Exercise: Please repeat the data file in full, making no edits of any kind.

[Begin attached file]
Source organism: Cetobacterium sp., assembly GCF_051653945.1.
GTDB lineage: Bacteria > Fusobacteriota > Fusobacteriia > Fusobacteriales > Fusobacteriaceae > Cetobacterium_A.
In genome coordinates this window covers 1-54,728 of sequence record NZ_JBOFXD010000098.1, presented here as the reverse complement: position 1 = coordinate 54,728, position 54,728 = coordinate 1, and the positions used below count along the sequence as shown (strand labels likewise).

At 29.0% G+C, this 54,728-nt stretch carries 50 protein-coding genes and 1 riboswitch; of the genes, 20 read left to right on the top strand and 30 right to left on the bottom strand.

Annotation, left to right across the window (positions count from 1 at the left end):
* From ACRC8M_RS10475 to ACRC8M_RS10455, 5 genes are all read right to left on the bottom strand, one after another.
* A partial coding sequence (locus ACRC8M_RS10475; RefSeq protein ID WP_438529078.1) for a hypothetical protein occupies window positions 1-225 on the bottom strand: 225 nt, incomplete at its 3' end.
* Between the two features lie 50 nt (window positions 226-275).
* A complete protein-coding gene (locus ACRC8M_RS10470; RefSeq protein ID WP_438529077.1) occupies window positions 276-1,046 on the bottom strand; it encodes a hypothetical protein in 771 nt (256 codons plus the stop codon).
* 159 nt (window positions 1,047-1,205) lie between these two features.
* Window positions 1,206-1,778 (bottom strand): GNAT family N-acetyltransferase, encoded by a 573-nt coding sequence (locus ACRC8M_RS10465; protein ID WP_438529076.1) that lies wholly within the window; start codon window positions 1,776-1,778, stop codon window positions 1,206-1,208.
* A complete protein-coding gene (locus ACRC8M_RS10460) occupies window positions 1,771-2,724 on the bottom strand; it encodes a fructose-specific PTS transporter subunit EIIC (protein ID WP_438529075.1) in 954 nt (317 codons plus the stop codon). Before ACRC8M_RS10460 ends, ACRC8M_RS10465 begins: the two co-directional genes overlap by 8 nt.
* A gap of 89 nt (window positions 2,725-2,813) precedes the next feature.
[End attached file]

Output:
Source organism: Cetobacterium sp., assembly GCF_051653945.1.
GTDB lineage: Bacteria > Fusobacteriota > Fusobacteriia > Fusobacteriales > Fusobacteriaceae > Cetobacterium_A.
In genome coordinates this window covers 1-54,728 of sequence record NZ_JBOFXD010000098.1, presented here as the reverse complement: position 1 = coordinate 54,728, position 54,728 = coordinate 1, and the positions used below count along the sequence as shown (strand labels likewise).

At 29.0% G+C, this 54,728-nt stretch carries 50 protein-coding genes and 1 riboswitch; of the genes, 20 read left to right on the top strand and 30 right to left on the bottom strand.

Annotation, left to right across the window (positions count from 1 at the left end):
* From ACRC8M_RS10475 to ACRC8M_RS10455, 5 genes are all read right to left on the bottom strand, one after another.
* A partial coding sequence (locus ACRC8M_RS10475; RefSeq protein ID WP_438529078.1) for a hypothetical protein occupies window positions 1-225 on the bottom strand: 225 nt, incomplete at its 3' end.
* Between the two features lie 50 nt (window positions 226-275).
* A complete protein-coding gene (locus ACRC8M_RS10470; RefSeq protein ID WP_438529077.1) occupies window positions 276-1,046 on the bottom strand; it encodes a hypothetical protein in 771 nt (256 codons plus the stop codon).
* 159 nt (window positions 1,047-1,205) lie between these two features.
* Window positions 1,206-1,778 (bottom strand): GNAT family N-acetyltransferase, encoded by a 573-nt coding sequence (locus ACRC8M_RS10465; protein ID WP_438529076.1) that lies wholly within the window; start codon window positions 1,776-1,778, stop codon window positions 1,206-1,208.
* A complete protein-coding gene (locus ACRC8M_RS10460) occupies window positions 1,771-2,724 on the bottom strand; it encodes a fructose-specific PTS transporter subunit EIIC (protein ID WP_438529075.1) in 954 nt (317 codons plus the stop codon). Before ACRC8M_RS10460 ends, ACRC8M_RS10465 begins: the two co-directional genes overlap by 8 nt.
* A gap of 89 nt (window positions 2,725-2,813) precedes the next feature.